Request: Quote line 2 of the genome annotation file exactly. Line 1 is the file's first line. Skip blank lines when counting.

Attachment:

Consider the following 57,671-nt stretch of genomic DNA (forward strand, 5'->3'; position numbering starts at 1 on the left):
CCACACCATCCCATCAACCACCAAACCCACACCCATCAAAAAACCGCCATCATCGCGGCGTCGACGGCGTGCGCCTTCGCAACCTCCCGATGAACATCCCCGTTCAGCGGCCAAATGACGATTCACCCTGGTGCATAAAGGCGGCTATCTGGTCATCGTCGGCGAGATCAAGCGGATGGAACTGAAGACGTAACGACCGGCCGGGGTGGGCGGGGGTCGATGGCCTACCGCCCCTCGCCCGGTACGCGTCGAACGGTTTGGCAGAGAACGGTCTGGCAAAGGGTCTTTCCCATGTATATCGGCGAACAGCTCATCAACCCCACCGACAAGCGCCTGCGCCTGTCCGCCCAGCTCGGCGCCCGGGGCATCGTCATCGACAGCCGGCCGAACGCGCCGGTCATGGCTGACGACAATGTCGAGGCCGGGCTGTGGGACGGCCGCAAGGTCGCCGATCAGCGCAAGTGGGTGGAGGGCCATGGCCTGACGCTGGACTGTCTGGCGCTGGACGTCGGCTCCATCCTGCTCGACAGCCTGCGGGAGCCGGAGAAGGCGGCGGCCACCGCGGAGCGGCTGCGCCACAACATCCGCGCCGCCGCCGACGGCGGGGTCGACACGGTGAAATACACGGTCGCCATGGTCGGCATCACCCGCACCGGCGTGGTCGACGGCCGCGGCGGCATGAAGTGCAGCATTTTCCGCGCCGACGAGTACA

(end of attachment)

CCACACCATCCCATCAACCACCAAACCCACACCCATCAAAAAACCGCCATCATCGCGGCGTCGACGGCGTGCGCCTTCGCAACCTCCCGATGAACATCCCCGTTCAGCGGCCAAATGACGATTCACCCTGGTGCATAAAGGCGGCTATCTGGTCATCGTCGGCGAGATCAAGCGGATGGAACTGAAGACGTAACGACCGGCCGGGGTGGGCGGGGGTCGATGGCCTACCGCCCCTCGCCCGGTACGCGTCGAACGGTTTGGCAGAGAACGGTCTGGCAAAGGGTCTTTCCCATGTATATCGGCGAACAGCTCATCAACCCCACCGACAAGCGCCTGCGCCTGTCCGCCCAGCTCGGCGCCCGGGGCATCGTCATCGACAGCCGGCCGAACGCGCCGGTCATGGCTGACGACAATGTCGAGGCCGGGCTGTGGGACGGCCGCAAGGTCGCCGATCAGCGCAAGTGGGTGGAGGGCCATGGCCTGACGCTGGACTGTCTGGCGCTGGACGTCGGCTCCATCCTGCTCGACAGCCTGCGGGAGCCGGAGAAGGCGGCGGCCACCGCGGAGCGGCTGCGCCACAACATCCGCGCCGCCGCCGACGGCGGGGTCGACACGGTGAAATACACGGTCGCCATGGTCGGCATCACCCGCACCGGCGTGGTCGACGGCCGCGGCGGCATGAAGTGCAGCATTTTCCGCGCCGACGAGTACA